Bangladesh highlights shortage of cyclone shelters as UNISDR chief visits

United Nations Office for Disaster Risk Reduction - Regional Office for Asia and Pacific
Dr. Muhammad Abdur Razzaque, Minister for Food and Disaster Management , at the national seminar for the 2012 Bangladesh National Disaster Preparedness Day
Dr. Muhammad Abdur Razzaque, Minister for Food and Disaster Management , at the national seminar for the 2012 Bangladesh National Disaster Preparedness Day

GENEVA/DHAKA, 29 March 2012 - The UN Secretary-General's Special Representative for Disaster Risk Reduction, Margareta Wahlström, today discussed with the Bangladesh Government the country's huge shortfall in cyclone shelters and the protection of the country's coastline from rising sea-levels at the start of a three day mission to Bangladesh where the cyclone season starts on April 1.

Dr. Muhammad Abdur Razzaque, Minister of Food and Disaster Management, told the head of the UN's Office for Disaster Risk Reduction (UNISDR), that the country only has 3,000 cyclone shelters when it needs 5,000. He also raised the inadequacy of the country's network of embankments against rising sea-levels; stating that many of them need to be replaced or strengthened as they were over 50 years old.

Ms. Wahlström noted the Government has issued a policy directive for the integration of risk assessment in all development projects submitted to the government. She said there was a strong integration of risk in planning across 16 government ministries with a particular focus on emerging risks related to climate change, rapid urbanization and seismic risk.

Speaking today to 1,500 government representatives and officials on the occasion of Bangladesh's National Disaster Preparedness Day, Ms. Wahlström said: "Bangladesh is the epitome of resilience and has shown this through its successful efforts to reduce mortality from cyclones over the last 40 years. Your country is often cited as an early example of a successful national effort to prepare for the worst-case scenario through planning, effective early warning, social mobilisation and putting in place the shelters necessary to save lives.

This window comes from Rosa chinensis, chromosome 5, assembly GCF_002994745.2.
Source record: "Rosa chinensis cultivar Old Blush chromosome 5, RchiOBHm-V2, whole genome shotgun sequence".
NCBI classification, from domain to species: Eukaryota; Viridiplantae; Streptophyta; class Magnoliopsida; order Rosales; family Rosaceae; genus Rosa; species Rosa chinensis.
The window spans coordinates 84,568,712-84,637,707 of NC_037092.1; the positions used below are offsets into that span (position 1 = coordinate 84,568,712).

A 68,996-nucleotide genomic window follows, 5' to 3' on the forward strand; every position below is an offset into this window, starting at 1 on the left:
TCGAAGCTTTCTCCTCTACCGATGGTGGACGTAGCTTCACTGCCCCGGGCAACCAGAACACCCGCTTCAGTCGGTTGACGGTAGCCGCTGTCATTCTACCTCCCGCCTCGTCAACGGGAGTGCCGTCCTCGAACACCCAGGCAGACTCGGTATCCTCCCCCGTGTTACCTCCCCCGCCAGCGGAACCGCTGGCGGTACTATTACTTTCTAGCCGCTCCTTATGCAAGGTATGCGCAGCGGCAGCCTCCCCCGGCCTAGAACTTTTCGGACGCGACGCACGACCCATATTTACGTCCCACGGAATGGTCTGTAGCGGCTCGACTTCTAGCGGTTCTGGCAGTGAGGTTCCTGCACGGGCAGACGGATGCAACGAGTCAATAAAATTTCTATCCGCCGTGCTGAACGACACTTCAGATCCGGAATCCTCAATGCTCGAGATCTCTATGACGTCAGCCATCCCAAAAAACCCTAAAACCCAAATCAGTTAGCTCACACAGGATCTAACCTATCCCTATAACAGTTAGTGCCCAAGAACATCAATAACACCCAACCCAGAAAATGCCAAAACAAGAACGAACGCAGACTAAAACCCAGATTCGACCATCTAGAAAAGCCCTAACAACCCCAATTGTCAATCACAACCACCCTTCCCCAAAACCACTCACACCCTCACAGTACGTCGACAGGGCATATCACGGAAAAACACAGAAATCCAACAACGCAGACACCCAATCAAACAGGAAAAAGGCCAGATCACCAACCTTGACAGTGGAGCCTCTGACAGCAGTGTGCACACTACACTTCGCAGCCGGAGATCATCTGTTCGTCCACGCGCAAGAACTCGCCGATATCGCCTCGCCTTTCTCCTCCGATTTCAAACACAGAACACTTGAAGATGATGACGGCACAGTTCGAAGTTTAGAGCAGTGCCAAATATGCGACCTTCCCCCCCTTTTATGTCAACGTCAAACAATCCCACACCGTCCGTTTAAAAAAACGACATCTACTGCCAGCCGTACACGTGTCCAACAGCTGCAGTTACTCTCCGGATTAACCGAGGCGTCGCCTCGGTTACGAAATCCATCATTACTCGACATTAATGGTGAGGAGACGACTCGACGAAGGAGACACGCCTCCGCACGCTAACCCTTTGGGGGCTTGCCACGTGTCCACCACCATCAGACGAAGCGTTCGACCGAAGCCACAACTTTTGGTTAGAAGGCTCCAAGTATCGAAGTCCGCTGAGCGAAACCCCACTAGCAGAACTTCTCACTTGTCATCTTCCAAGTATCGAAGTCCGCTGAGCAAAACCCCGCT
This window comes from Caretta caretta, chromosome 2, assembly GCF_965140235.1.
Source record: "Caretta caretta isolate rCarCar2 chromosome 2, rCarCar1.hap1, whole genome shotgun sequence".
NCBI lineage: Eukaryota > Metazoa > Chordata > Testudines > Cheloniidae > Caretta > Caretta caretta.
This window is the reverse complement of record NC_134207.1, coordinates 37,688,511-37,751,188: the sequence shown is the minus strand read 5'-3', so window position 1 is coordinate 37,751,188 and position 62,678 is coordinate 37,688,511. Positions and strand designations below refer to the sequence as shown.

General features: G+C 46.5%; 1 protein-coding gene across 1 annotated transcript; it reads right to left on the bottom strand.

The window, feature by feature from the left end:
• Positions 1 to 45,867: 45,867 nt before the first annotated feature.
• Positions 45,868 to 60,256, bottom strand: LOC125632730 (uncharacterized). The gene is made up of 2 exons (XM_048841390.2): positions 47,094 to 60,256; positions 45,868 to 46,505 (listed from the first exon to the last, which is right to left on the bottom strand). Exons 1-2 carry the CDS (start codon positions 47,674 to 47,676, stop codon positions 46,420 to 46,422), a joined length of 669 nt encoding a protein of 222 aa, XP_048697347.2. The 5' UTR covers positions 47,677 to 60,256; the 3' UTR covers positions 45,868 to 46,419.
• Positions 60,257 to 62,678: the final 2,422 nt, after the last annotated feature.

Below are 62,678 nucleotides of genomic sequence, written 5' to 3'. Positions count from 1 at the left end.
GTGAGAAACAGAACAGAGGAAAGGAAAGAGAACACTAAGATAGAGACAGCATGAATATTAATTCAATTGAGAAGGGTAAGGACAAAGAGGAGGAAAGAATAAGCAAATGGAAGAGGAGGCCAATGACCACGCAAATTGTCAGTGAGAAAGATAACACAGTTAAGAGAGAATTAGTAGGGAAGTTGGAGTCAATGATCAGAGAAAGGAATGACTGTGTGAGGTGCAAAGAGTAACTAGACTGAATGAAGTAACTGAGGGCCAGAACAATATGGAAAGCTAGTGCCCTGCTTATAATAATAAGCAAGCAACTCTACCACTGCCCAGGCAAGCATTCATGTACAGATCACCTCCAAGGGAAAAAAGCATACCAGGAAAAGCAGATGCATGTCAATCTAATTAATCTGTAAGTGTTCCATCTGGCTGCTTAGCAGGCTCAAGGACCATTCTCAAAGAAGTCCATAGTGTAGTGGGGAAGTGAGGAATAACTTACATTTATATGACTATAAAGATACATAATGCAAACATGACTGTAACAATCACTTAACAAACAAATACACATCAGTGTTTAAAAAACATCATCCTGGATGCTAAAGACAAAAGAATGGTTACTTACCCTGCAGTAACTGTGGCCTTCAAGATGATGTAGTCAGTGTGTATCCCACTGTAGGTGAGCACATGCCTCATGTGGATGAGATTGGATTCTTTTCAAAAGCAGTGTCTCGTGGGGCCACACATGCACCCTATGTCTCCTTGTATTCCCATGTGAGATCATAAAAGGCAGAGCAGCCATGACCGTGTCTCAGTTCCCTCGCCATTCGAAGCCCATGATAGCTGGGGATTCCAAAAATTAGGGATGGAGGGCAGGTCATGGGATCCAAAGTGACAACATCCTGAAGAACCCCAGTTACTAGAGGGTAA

"Another great challenge now awaits and that is earthquake risk. I am heartened to hear that the same dedication which the country has devoted to protecting the population from cyclones is now being applied to earthquake risk. We only need look to recent tragic events in Haiti, Japan and Turkey to understand the reality of this risk. More than a third of the population, over 40 million people, live in seismic zones. UNISDR supports the full implementation of the Bangladesh National Building Code as an important first step towards minimizing casualties."

Ms. Wahlström is on a three day visit to Bangladesh and scheduled to meet with the Prime Minister Sheikh Hasina tomorrow. They will discuss how Bangladesh can further promote climate change adaptation policies and disaster risk reduction programmes within the South Asian Association for Regional Cooperation (SAARC). Bangladesh is particularly vulnerable to sea-level rise and more intense cyclones and is ranked by the Asian Development Bank as the most vulnerable Asian country to climate change.

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